Baked oatmeal for one based on homemade fig bars. It’s easy, vegan and a reasonably healthy breakfast.
Did you know that this coming Sunday is National Peanut Butter Cookie Day? Then Monday is World Meat Free Day? And June 16 is National Fudge Day?
Personally, I love all of these random food days – probably because I love food and a love random things. But I think we need to introduce a few more food-themed days. Why don’t we have ‘National Eat Peanut Butter Out of the Jar Day?’ Or ‘Pancakes for Breakfast Day’? And where’s ‘Stop Using #CleanEating Because Chocolate Ain’t Dirty Day’?
Folks, we seriously need to revamp our food day calendars.
Anyway, here’s a breakfast that you could easily have for National Fig Newton Day or National Oatmeal Day. But considering that Fig Newton Day was on January 16 and Oatmeal Day isn’t until October 29, let’s just call this is a breakfast you can have any day of the year.
At the risk of stating the obvious, the inspiration behind this baked oatmeal was fig bars. Oddly enough, I’m not a fan of those fruit-paste-wrapped-in-pastry snacks, but I do like homemade fig bars. Especially when they’re like soft like bar cookies, spiced with cinnamon, and filled with oats.
So I suppose it would be more accurate to say that this baked oatmeal was inspired by homemade fig bars. Big difference, trust me.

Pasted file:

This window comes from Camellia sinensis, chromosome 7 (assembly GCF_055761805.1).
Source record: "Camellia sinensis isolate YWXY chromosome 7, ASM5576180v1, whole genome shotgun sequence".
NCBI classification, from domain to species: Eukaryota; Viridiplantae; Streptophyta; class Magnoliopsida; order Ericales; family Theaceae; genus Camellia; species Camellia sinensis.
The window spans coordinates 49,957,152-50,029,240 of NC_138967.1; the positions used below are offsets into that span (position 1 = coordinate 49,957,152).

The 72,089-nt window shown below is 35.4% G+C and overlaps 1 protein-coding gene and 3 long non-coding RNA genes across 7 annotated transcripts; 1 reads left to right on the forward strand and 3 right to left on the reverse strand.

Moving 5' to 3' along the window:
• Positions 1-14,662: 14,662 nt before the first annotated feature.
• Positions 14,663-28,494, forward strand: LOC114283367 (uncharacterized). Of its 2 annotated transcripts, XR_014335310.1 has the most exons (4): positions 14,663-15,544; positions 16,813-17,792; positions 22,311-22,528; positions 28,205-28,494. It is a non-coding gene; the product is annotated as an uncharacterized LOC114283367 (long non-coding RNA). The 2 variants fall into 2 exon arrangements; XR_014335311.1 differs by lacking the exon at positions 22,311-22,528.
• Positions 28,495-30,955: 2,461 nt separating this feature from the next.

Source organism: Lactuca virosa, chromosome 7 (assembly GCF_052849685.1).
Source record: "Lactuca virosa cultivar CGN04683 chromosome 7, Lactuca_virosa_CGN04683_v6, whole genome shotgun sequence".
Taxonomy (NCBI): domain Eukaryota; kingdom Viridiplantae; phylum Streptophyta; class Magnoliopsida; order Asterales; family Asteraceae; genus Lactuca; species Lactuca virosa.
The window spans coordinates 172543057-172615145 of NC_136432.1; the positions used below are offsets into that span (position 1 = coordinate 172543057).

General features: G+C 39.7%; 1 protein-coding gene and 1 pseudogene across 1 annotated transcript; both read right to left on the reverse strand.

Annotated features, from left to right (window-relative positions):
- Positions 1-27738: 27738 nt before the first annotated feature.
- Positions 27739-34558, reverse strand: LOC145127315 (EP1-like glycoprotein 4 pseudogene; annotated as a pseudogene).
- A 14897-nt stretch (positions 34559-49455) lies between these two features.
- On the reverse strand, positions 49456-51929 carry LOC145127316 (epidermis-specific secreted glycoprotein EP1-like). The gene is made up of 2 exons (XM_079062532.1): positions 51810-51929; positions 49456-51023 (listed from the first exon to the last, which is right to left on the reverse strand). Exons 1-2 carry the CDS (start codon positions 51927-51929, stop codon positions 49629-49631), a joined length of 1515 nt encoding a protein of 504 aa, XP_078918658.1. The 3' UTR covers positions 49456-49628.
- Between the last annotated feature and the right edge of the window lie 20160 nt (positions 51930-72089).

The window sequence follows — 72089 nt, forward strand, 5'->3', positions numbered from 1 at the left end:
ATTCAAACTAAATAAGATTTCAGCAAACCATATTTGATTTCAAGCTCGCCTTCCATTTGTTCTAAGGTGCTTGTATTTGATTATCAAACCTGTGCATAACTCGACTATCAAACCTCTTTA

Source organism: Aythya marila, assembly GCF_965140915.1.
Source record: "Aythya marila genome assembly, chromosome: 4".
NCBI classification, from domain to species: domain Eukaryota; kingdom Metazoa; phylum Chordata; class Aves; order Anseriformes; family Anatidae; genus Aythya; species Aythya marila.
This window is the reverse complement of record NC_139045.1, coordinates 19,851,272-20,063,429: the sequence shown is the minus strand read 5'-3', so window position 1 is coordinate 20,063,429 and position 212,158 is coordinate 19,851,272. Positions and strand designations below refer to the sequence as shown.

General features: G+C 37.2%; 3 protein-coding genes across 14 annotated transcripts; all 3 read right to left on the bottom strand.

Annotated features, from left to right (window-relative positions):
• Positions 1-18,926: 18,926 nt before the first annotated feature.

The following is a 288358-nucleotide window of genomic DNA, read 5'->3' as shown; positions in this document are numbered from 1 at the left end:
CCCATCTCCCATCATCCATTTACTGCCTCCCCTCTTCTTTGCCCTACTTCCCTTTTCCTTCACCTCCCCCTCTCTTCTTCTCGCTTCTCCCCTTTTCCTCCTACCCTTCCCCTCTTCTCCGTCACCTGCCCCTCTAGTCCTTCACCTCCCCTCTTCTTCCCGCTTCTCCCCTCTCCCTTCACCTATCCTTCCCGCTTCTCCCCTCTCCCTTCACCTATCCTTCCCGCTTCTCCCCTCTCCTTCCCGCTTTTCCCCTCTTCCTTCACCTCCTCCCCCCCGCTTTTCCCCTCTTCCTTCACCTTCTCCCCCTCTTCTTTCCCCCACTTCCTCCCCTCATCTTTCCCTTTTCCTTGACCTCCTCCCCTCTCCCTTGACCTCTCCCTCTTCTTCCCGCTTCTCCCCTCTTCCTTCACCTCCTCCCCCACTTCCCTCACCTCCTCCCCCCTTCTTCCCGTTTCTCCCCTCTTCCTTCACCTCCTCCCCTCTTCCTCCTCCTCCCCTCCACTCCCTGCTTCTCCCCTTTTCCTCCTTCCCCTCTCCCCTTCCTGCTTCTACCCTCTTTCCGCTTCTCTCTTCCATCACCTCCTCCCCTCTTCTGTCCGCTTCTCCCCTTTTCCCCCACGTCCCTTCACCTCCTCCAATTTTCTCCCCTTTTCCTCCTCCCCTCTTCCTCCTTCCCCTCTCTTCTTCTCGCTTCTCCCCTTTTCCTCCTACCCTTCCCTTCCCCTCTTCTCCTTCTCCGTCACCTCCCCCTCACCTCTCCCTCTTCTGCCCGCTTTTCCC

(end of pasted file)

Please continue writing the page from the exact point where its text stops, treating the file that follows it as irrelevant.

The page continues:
The filling is made with applesauce for moisture, cinnamon and cloves for flavor, and some (optional) maple syrup for extra sweetness.
The filling’s ridiculously simple: it’s just chopped dried figs. It’s a little difficult to note the precise quantity of dried figs needed, since it all depends on (a) the size of your figs, (b) the size of your ramekin, and (c) how much fibre you’re after.
Ideally, you’d have enough dried figs to make a single layer of fruit in the middle of your oatmeal. But the world won’t come to an end if your fig filling doesn’t quite reach the edges of your ramekin. When it comes to humble oatmeal, near enough is good enough.
By the way, if you’re after more baked oatmeals based on bar cookies, may I suggest Millionaire’s Shortbread Baked Oatmeal? Or perhaps Buckeye Brownie Baked Oatmeal? And I’ll be sharing a recipe for Gooey S’mores Baked Oatmeal pretty soon.
- 2 - 3 dried figs, chopped
- 1 teaspoon hot water
- ¼ cup applesauce
- 1 - 2 teaspoons maple syrup (optional)
- ½ teaspoon vanilla extract
- ⅛ teaspoon blackstrap molasses
- ⅓ cup almond milk
- ½ cup rolled oats
- ¼ teaspoon baking powder
- ¼ teaspoon ground cinnamon
- Pinch of ground cloves
- Pinch of salt
- 1 tablespoon shredded coconut
- Preheat the oven to 350°F (180°C). Grease a 1-cup capacity ramekin.
- Combine the chopped figs and hot water in a small dish. Set aside.
- In a small bowl, combine the applesauce, maple syrup, blackstrap molasses, vanilla extract and almond milk.
- Add the rolled oats, baking powder, cinnamon, cloves, salt and shredded coconut. Mix until well combined.
- Transfer half of the oatmeal batter to the prepared ramekin. Top with the fig mixture, and then pour over the remaining oatmeal batter.
- Bake for 22 - 28 minutes, or until the top is dry and a little bit firm. If removing the oatmeal from the ramekin, allow it to cool for 5 minutes first.
Blackstrap molasses add a slight brown sugar taste. If you don't have any, simply omit them. If desired, replace the maple syrup with brown sugar.